Why is Texas food safety training important?
Food safety has been an important issue in the restaurant industry for decades. Foodborne illnesses are still a major problem in the U.S. The CDC estimates that each year 9.4 million Americans get sick, more than 55,900 are hospitalized, and a shocking 1,351 people die from foodborne illnesses just from known pathogens.
The top 3 causes of foodborne illness attributed to food service handlers are: poor personal hygiene, improper holding temperatures, improper cooling procedures.
Since the majority of foodborne illnesses are attributed to food service handlers, and the top contributing factors are related to handlers behavior, the importance of the training food handlers receive is critical
Texas Food Service Industry & Economy
According the National Restaurant Association, the U.S. restaurant workforce is 10% of the overall U.S. workforce and an annual revenue of more the $799 billion. Source: NRA - 2017 Restaurant Industry Pocket Factbook (PDF)
Likewise, restaurants are a driving force in Texas’s economy. They provide jobs and build careers for thousands of people, and play a vital role in local communities throughout the state. Food service training is key to keep this economy growing.
Texas has approximately 43,670 food and beverage serving locations, with an annual revenue of more than $54.1 billion and over 1,273,000 restaurant/bar jobs (10% of employment on the state). Texas is expected to see 16.3% job growth over the next 10 years, well above the industry average. Source: NRA - Texas Restaurant Industry at a Glance (PDF)
In the Austin metropolitan area alone, the food service sector generates $4.1 billion in economic activity and supports more than 43,000 jobs. Whether you're interested in starting your own restaurant, food trailer, or food processing business, there are important things you should know before getting started.
Texas Food Handler and Manager Requirements
Texas Food Manager Requirements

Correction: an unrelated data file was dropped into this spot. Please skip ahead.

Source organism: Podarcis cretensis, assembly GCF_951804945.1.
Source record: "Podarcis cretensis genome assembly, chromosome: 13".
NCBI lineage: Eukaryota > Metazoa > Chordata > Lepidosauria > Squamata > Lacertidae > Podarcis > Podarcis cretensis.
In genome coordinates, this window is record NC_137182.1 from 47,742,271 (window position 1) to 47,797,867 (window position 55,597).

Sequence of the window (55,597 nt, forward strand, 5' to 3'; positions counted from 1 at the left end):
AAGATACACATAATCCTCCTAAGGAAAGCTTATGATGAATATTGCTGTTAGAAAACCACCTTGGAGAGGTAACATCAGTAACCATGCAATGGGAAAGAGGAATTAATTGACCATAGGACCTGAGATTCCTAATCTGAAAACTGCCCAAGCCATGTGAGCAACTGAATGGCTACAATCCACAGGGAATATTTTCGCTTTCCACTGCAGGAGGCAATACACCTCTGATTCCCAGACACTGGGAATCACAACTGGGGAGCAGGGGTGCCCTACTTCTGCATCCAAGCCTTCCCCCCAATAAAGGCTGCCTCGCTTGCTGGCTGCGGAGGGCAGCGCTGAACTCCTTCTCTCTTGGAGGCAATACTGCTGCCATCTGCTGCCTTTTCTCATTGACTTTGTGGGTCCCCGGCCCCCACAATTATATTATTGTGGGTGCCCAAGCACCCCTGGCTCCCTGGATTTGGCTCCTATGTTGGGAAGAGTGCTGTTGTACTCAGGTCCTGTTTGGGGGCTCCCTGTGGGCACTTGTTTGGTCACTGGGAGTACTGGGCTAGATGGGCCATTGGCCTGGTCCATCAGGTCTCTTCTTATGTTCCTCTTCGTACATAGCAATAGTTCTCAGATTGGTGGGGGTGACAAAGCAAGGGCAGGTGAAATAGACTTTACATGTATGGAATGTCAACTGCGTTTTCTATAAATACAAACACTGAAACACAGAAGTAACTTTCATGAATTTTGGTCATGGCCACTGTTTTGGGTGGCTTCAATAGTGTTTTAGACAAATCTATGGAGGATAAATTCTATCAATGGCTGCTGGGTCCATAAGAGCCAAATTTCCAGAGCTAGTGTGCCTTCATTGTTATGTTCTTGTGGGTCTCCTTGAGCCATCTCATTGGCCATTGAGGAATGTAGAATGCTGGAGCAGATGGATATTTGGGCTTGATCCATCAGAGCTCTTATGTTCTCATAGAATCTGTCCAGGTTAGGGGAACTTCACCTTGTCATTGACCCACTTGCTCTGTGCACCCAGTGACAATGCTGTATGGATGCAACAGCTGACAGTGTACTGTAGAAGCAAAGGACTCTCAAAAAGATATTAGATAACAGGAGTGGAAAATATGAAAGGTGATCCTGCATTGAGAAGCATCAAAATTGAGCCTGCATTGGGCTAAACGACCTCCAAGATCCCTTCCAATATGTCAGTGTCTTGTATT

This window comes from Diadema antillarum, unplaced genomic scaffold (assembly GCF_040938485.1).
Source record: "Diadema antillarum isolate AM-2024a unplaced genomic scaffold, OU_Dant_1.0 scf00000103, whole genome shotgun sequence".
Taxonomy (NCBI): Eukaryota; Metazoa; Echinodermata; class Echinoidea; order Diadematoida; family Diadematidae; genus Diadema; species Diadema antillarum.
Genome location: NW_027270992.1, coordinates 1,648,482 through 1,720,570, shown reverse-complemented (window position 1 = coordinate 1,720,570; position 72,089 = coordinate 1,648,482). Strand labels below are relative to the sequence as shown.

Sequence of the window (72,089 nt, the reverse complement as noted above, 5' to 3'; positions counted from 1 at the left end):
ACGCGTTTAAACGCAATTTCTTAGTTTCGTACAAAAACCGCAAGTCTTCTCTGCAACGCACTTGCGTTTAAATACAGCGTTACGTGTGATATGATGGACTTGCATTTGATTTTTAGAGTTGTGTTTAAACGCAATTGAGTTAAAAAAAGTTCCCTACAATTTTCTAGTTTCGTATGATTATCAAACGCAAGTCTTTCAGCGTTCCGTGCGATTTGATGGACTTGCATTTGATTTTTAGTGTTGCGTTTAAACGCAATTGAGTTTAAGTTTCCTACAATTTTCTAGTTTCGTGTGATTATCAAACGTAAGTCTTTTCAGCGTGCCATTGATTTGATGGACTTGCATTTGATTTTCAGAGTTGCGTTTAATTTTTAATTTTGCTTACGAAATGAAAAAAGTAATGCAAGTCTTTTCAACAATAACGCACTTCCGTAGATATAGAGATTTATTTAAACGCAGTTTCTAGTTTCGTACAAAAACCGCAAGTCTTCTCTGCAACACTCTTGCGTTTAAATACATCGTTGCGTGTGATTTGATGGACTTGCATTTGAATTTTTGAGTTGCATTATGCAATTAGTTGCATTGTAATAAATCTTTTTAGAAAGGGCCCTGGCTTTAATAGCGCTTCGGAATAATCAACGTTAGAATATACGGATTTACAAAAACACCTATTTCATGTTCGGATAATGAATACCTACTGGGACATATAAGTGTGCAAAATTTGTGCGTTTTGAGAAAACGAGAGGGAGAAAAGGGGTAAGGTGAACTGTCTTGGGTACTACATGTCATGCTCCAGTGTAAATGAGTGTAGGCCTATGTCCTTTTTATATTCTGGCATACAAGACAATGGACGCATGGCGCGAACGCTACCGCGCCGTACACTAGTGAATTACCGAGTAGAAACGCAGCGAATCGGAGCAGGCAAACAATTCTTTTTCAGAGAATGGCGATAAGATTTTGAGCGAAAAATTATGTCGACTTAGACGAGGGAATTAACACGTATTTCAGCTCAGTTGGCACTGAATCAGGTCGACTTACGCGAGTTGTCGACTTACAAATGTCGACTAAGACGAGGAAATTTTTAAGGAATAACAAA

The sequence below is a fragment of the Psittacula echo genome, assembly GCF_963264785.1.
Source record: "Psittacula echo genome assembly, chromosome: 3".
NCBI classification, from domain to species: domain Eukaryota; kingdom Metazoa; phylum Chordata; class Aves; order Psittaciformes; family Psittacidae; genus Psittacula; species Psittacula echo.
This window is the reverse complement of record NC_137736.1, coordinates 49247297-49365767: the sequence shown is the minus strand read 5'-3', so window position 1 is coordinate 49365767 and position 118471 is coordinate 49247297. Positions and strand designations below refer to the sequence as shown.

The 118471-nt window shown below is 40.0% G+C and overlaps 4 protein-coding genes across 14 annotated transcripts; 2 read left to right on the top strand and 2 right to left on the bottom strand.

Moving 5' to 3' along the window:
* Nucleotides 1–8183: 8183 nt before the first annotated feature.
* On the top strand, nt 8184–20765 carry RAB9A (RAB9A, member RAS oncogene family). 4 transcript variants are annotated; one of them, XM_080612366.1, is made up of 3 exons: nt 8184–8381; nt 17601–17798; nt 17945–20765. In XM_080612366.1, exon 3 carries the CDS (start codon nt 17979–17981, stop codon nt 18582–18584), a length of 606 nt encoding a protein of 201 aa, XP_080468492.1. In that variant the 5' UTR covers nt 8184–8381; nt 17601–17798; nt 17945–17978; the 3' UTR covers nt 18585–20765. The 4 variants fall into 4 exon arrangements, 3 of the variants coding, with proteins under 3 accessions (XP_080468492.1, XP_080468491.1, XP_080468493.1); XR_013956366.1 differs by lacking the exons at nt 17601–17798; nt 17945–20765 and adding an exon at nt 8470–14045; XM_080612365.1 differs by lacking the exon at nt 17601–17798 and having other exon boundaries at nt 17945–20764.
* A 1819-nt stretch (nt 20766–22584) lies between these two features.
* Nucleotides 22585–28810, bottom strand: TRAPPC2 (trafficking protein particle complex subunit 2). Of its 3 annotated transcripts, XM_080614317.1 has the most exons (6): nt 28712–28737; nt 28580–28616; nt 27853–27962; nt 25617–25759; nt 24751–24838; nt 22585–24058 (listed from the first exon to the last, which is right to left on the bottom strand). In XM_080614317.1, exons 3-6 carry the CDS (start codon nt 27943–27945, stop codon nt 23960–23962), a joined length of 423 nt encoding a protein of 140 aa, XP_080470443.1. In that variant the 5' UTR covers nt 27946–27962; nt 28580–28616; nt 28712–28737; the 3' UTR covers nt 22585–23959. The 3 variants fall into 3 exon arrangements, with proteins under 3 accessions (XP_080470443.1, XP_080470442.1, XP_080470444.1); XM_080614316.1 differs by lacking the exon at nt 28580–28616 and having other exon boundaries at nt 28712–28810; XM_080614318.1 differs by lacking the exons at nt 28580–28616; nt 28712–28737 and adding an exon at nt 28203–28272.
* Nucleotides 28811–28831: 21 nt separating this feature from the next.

Texas requires that a person-in-charge (PIC), owner, or employee of a food service establishment - (i.e., bars, restaurants, mobile vendors, food trucks, caterers, assisted-living, and day care centers) be a Certified Food Manager (CFM) as outlined in the Texas Food Code by successfully passing an ANSI-accredited and Texas Department of State Health Service approved - food safety certification exam.
Texas Food Handler Requirements
Texas requires food handler training for all individuals working in Texas food service establishments - (i.e., restaurants, cafes, bakeries, delis, mobile vendors, food trucks, bars, kiosks, convenience stores, and other food service employees).
Texas Food Manager ANSI Exam
New Online Certification Exam
Exam Duration: 1.5 Hours
The Learn2Serve Texas Food Manager Certification Examination is approved by the Texas Department of State Health Services (DSHS), and is a fully recognized Food Protection Management Examination.
The Exam is scheduled and taken entirely online - no need for 3rd Party Test Proctor.
Texas Food Employee Group Rates
Save Big with Group Rates
Get huge discounts by enrolling and training all your employees.
Enjoy tailored corporate solutions and training services - a free cloud-based LMS and even consulting services.
Track progress, generate reports, and manage learners online.
Texas HACCP Food Safety Training
Three Types of HACCP Training
1. Nation's first HACCP 16hr accredited course for retail food establishments - accepted nationwide and accredited by the International HACCP Alliance.
2. School District HACCP 4hr course.
3. Seafood HACCP Training 1hr course required by
21 CFR Part 123 (Seafood HACCP Regulation).